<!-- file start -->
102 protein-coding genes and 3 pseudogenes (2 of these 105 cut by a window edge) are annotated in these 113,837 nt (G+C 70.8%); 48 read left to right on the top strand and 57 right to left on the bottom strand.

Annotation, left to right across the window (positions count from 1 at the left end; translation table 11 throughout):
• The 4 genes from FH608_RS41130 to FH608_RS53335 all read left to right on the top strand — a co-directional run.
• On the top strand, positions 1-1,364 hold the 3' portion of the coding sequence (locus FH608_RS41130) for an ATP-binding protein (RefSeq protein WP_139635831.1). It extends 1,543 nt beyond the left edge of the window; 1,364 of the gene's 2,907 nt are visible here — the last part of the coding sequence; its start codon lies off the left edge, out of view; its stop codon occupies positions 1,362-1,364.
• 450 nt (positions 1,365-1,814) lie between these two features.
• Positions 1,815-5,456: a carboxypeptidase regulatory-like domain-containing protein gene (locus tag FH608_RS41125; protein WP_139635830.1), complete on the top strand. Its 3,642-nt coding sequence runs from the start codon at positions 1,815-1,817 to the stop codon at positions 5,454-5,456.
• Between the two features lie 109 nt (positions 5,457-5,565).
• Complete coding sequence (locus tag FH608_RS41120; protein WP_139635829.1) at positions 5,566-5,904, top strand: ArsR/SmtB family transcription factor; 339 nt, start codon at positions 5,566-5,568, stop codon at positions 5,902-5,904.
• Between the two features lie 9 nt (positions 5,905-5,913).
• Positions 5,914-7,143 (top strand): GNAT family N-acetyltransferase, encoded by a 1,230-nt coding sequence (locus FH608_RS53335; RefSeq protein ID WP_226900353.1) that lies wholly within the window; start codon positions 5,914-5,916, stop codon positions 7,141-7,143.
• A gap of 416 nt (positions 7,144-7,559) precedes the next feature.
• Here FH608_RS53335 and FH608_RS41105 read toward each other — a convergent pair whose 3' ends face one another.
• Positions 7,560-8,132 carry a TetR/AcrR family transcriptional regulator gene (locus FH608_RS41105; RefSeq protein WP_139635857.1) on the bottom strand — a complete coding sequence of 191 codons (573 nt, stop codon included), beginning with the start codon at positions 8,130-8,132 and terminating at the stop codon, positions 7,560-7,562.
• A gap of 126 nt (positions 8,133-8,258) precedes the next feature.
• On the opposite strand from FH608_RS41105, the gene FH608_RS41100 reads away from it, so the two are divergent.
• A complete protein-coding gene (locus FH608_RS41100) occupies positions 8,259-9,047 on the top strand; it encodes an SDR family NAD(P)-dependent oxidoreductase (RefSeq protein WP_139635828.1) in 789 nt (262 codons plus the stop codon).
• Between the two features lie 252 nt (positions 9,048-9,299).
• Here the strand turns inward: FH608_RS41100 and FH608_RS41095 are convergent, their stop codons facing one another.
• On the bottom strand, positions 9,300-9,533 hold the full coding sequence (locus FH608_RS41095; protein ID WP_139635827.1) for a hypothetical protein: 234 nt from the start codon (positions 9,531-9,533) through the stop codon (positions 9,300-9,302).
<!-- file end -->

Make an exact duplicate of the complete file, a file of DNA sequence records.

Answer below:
102 protein-coding genes and 3 pseudogenes (2 of these 105 cut by a window edge) are annotated in these 113,837 nt (G+C 70.8%); 48 read left to right on the top strand and 57 right to left on the bottom strand.

Annotation, left to right across the window (positions count from 1 at the left end; translation table 11 throughout):
• The 4 genes from FH608_RS41130 to FH608_RS53335 all read left to right on the top strand — a co-directional run.
• On the top strand, positions 1-1,364 hold the 3' portion of the coding sequence (locus FH608_RS41130) for an ATP-binding protein (RefSeq protein WP_139635831.1). It extends 1,543 nt beyond the left edge of the window; 1,364 of the gene's 2,907 nt are visible here — the last part of the coding sequence; its start codon lies off the left edge, out of view; its stop codon occupies positions 1,362-1,364.
• 450 nt (positions 1,365-1,814) lie between these two features.
• Positions 1,815-5,456: a carboxypeptidase regulatory-like domain-containing protein gene (locus tag FH608_RS41125; protein WP_139635830.1), complete on the top strand. Its 3,642-nt coding sequence runs from the start codon at positions 1,815-1,817 to the stop codon at positions 5,454-5,456.
• Between the two features lie 109 nt (positions 5,457-5,565).
• Complete coding sequence (locus tag FH608_RS41120; protein WP_139635829.1) at positions 5,566-5,904, top strand: ArsR/SmtB family transcription factor; 339 nt, start codon at positions 5,566-5,568, stop codon at positions 5,902-5,904.
• Between the two features lie 9 nt (positions 5,905-5,913).
• Positions 5,914-7,143 (top strand): GNAT family N-acetyltransferase, encoded by a 1,230-nt coding sequence (locus FH608_RS53335; RefSeq protein ID WP_226900353.1) that lies wholly within the window; start codon positions 5,914-5,916, stop codon positions 7,141-7,143.
• A gap of 416 nt (positions 7,144-7,559) precedes the next feature.
• Here FH608_RS53335 and FH608_RS41105 read toward each other — a convergent pair whose 3' ends face one another.
• Positions 7,560-8,132 carry a TetR/AcrR family transcriptional regulator gene (locus FH608_RS41105; RefSeq protein WP_139635857.1) on the bottom strand — a complete coding sequence of 191 codons (573 nt, stop codon included), beginning with the start codon at positions 8,130-8,132 and terminating at the stop codon, positions 7,560-7,562.
• A gap of 126 nt (positions 8,133-8,258) precedes the next feature.
• On the opposite strand from FH608_RS41105, the gene FH608_RS41100 reads away from it, so the two are divergent.
• A complete protein-coding gene (locus FH608_RS41100) occupies positions 8,259-9,047 on the top strand; it encodes an SDR family NAD(P)-dependent oxidoreductase (RefSeq protein WP_139635828.1) in 789 nt (262 codons plus the stop codon).
• Between the two features lie 252 nt (positions 9,048-9,299).
• Here the strand turns inward: FH608_RS41100 and FH608_RS41095 are convergent, their stop codons facing one another.
• On the bottom strand, positions 9,300-9,533 hold the full coding sequence (locus FH608_RS41095; protein ID WP_139635827.1) for a hypothetical protein: 234 nt from the start codon (positions 9,531-9,533) through the stop codon (positions 9,300-9,302).